October 28 Mark Alexander Boyd: Cupid and Venus

I’m still on the subject of “myth” and how poets use it to point their point across. Some use myth as a fitting analogy for their subject. How like Icarus did Bernie Madoff reach high up for the sun and how quickly did he singe his wings and fall. Even conmen can have hubris. Many of the myths chosen are the Classical myths from ancient Greece and Rome, they seem to capture the unique insanities of the human heart.

Sometimes myth is subverted as in “The Second Coming” where the coming of Christ is a terrible thing instead of a wonderful one. It can be a powerful way to make a statement, because a myth is not simply an old story, it’s a story that speaks to who we are, it resonates with us at a primal level – it speaks of our heart, our true identity underneath all modern invention, convention and contemporary cool. It speaks to the warm, soft, wild animal that we really are.

And sometimes myth just speaks about what we feel is going on in our own hearts. In this poem, the myth of Cupid and Venus betrays the poet’s feelings about love. The fact that Cupid was uncontrollable and Venus often completely irrational says a lot about what he has observed about love. He finds it difficult to deal with the overwhelming and irrational feelings that love inspires and how he feels controlled by it and not the other way around. He uses words like “overcome” and “overblown”. He uses the image of a leaf falling from a tree to describe how crazy and helpless he feels falling in love. “From bank to bank, from wood to wood I run/Overcome with my feeble fantasy….Like a leaf that falls from a tree.” (I have used the modern English version of these lines to quote the poem.)

It feels as if, for this poet, the myth is alive; it’s more than allegory. He is being guided by the god. Perhaps it helps to think that it is the god’s fault for his irrationality just as a person would trip over a rock and blame the rock for the fall. How real was the goddess to the poet? That I will never know, but in this version of myth in poetry love and Venus (and Cupid) are synonymous, one stands directly for the other.

This poem was written in the late sixteenth century and in Middle English, therefore will require a bit of translation. Language is tricky that way, it evolves just as we do.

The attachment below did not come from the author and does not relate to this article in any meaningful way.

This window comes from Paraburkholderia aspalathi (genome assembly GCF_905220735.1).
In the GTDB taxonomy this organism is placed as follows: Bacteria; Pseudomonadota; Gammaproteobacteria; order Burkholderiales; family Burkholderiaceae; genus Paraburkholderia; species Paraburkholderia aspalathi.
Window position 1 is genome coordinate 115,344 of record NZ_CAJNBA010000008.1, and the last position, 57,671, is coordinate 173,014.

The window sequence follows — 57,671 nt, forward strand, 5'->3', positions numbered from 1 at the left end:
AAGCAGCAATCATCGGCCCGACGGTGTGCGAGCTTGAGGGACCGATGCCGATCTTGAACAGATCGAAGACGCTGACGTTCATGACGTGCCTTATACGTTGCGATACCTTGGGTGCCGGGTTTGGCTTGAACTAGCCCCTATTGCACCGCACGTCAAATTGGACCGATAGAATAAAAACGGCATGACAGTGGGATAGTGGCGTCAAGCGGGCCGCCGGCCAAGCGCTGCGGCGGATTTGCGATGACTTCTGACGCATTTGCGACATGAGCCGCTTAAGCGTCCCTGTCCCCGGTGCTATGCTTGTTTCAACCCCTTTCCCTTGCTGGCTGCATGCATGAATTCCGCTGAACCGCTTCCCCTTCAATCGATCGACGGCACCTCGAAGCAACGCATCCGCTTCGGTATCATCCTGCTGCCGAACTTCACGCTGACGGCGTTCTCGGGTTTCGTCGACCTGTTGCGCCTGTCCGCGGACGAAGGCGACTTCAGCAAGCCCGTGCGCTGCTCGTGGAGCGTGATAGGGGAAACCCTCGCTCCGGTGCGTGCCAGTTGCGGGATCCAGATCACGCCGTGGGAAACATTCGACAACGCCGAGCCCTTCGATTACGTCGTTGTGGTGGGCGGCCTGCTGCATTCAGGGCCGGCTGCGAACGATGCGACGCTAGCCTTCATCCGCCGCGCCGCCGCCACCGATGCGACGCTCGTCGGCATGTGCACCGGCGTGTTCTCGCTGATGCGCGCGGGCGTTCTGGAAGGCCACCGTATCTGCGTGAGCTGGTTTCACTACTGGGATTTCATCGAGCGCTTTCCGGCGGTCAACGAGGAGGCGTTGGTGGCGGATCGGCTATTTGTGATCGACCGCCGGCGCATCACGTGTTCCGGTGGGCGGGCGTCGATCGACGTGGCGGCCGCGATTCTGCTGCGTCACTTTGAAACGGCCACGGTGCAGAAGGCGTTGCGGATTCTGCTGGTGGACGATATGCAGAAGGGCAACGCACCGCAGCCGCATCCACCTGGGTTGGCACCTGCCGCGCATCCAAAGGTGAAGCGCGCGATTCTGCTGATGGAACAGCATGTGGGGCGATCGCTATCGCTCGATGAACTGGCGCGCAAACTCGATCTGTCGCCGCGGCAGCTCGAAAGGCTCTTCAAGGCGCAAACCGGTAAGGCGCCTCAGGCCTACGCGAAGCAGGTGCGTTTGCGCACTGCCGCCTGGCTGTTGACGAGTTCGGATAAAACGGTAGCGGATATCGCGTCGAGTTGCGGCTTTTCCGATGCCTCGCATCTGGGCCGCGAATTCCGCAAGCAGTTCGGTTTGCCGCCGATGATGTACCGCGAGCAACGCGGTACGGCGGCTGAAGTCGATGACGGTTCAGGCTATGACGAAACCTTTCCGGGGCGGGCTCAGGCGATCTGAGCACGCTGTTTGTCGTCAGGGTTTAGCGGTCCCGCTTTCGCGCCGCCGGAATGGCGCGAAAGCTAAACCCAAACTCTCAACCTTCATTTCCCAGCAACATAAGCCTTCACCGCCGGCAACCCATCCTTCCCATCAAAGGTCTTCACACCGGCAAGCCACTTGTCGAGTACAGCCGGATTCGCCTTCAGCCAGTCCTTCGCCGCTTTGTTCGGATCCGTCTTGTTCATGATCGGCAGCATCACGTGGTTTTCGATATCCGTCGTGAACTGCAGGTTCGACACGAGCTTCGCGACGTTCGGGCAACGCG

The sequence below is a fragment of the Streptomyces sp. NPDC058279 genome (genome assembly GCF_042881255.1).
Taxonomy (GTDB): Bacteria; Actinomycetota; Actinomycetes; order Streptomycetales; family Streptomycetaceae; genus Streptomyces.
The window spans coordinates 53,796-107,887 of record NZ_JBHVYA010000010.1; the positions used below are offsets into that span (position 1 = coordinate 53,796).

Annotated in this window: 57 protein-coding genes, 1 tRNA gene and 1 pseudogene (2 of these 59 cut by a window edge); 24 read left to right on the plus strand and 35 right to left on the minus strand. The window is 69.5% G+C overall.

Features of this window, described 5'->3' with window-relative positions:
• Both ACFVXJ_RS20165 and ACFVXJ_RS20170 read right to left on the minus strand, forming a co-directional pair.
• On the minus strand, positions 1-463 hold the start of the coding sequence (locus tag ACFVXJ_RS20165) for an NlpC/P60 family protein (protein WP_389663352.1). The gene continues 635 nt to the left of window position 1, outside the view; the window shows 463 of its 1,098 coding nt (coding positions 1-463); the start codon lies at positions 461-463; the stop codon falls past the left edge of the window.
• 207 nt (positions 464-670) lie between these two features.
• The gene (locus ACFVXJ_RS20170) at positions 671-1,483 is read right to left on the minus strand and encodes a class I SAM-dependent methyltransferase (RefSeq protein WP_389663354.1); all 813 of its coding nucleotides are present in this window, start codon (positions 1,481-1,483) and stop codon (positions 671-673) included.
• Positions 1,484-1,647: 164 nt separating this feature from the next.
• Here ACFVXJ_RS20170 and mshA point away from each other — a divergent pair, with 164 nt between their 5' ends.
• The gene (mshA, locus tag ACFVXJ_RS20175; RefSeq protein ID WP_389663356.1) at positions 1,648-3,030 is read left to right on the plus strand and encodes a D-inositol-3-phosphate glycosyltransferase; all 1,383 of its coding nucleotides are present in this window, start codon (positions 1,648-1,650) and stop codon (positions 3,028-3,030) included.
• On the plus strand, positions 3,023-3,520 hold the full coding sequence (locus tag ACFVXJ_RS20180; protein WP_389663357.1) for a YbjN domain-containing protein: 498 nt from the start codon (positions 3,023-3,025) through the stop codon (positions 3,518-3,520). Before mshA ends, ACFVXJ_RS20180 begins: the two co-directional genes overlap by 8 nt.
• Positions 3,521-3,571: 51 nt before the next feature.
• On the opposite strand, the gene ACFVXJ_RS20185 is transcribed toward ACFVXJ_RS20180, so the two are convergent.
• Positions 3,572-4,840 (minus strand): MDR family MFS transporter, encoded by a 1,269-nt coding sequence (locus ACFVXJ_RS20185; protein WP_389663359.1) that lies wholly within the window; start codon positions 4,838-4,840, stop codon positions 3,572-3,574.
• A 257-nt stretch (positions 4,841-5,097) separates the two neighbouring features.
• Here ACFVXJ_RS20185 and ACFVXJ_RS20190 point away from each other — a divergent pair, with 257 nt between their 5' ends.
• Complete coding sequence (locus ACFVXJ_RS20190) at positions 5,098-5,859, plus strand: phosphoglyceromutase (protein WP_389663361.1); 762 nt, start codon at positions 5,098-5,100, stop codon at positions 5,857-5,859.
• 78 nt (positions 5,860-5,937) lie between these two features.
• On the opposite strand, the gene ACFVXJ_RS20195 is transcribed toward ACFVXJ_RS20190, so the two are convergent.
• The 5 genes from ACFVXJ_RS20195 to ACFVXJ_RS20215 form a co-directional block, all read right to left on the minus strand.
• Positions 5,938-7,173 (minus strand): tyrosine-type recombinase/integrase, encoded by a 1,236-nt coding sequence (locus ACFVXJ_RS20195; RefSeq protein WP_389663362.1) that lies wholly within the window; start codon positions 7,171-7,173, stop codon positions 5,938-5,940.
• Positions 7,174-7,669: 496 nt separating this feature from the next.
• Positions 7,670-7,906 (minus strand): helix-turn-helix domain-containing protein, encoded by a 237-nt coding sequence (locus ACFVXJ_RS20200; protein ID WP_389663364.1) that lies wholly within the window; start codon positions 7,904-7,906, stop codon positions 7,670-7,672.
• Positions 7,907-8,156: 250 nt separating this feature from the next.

Cupid and Venus

by Mark Alexander Boyd

Fra bank to bank, fra wood to wood I rin,
ourhailit with my feeble fantasie,
Like til a leaf that fallis from a tree
Or til a reed ourblawn with the win.
Twa gods guides me: the ane of them is blin,
Yea, and a bairn brocht up in vanitie,
The next a wif ingenrit of the sea,
And lichter nor a dauphin with her fin.

Unhappy is the man for evermair
That tills the sand and sawis in the air;
But twice unhappier is he, I lairn,
That feidis in his hairt a mad desire
And follows on a woman thro the fire,
Led by a blind and teachit by a bairn.

 

Here is my translation. I was uncertain about the words “twa” and “teachit”, the rest I had found translations for. This was as close as I was able to get to a Modern English translation:

From bank to bank, from wood to wood I run,
Overcome with my feeble fantasy,
Like to a leaf that falls from a tree
Or to a reed overblown with the wind.
Two gods guide me: the one of them is blind,
Yea, and a child brought up in vanity,
The next a wife engendered of the sea,
And lighter than a dolphin with her fin.

Unhappy is the man for evermore
That tills the sand and sows the air;
But twice unhappier is he, I learn,
That feeds in his heart a mad desire
And follows on a woman through the fire,
Lead by a blind and taught by a child.

 

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About penneloppe

I like to write horror, dark fantasy and crime fiction. Sometimes, I'll write science fiction, but usually I like to write science fact. I also write screenplays and stage plays. My day job is office work. I live in Seattle and I have a cat.
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